Vineyard Vines’ staffers in the Prudential Center also rose to the occasion, after being in lockdown for hours in a stockroom with shoppers who were in the store when the bombs went off. Chief executive officer and cofounder Shep Murray said, “Yesterday was a scary day for everyone. We are incredibly proud of how our team handled the situation, keeping themselves and our customers safe and calm throughout. In the aftermath, our team provided clothing to those in need, found hotel rooms [for displaced runners] and even walked customers home so they would not be alone.”
NikeTown Boston at 200 Newbury Street remained shut Tuesday and a company spokeswoman could not say when it would reopen. Talbots’ store at 500 Boylston Street also stayed closed, as did Lululemon’s locations in the Prudential Center and on Newbury Street.
Boston-based Rue La La posted a message on its Web site Tuesday, expressing solidarity for the victims and saying it would not open at the normal time of 11 a.m. to observe a period of silence on the site. Rue opened for business at 3 p.m.
Marathon Sports, a seven-unit specialty retailer that has a store located next door to one of the explosions, encouraged visitors to its Web site to carry on. The company’s Twitter feed was posted on its homepage with the lead item being “Surreal morning. Know this: Boston is strong, and the running community is unified. We will persevere, prosper and we will run again.”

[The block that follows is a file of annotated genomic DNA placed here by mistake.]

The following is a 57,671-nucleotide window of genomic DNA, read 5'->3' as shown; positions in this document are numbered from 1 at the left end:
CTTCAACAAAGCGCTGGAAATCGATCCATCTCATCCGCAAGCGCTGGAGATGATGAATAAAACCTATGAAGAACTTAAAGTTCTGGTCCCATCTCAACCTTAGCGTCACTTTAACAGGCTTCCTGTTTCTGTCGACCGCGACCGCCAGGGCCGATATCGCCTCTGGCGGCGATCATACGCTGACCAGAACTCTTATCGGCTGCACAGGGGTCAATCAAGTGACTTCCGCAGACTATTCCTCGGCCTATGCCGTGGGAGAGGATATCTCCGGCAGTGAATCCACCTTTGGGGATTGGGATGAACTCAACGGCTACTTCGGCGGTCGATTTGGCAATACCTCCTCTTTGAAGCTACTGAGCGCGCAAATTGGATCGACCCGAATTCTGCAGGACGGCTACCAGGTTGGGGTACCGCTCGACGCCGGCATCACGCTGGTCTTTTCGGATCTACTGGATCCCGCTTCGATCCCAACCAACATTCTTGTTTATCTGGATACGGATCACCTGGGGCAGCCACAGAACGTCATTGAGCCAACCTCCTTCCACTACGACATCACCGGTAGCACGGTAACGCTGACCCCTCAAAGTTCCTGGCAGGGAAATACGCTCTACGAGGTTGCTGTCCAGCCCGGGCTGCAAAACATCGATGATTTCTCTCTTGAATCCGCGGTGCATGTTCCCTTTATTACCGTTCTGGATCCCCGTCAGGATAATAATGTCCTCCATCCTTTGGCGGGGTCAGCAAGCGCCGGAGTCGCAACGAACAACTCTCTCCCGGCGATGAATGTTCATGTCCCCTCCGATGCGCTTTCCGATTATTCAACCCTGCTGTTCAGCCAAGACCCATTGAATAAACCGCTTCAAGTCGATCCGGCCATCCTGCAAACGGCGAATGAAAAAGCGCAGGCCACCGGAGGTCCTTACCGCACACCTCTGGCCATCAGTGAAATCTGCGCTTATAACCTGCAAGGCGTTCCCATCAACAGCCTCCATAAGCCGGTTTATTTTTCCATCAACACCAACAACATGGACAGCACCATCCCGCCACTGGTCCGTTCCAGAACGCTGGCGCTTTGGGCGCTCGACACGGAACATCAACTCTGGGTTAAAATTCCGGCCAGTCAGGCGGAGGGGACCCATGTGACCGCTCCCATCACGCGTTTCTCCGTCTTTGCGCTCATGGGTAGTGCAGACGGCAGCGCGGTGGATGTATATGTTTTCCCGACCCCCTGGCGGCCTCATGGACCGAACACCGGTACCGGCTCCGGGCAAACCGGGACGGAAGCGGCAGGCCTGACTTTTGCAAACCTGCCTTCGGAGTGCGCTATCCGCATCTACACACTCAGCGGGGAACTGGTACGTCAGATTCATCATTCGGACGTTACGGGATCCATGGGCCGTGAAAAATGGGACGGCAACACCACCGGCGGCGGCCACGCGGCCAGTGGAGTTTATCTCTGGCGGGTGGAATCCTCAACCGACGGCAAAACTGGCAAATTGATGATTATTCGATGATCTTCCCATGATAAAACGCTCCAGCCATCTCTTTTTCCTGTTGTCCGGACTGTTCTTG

Security was stepped up in other major cities around the globe. With the Virgin London Marathon set for Sunday and Baroness Margaret Thatcher’s funeral today, British police and national security forces were stepping up safety measures. Having secured such high-profile events as the Royal Wedding in 2011 and the Queen’s four-day Diamond Jubilee and Summer Olympics last year, London’s police forces, MI5, and the British military will no doubt use that experience to their advantage in the next five days. With 36,000 registered runners, hundreds of thousands of spectators are expected to line the 26.2-mile marathon course that ends on The Mall.
St. James’ Palace said Tuesday that Prince Harry still planned to attend the marathon, where he will present medals to the winners at the finish line. “The London Marathon fully expects — at this stage — that the [event] will go ahead as planned on Sunday, although we are continuing to review security with the MP in the coming days,” said Nick Bitel, chief executive of the London Marathon.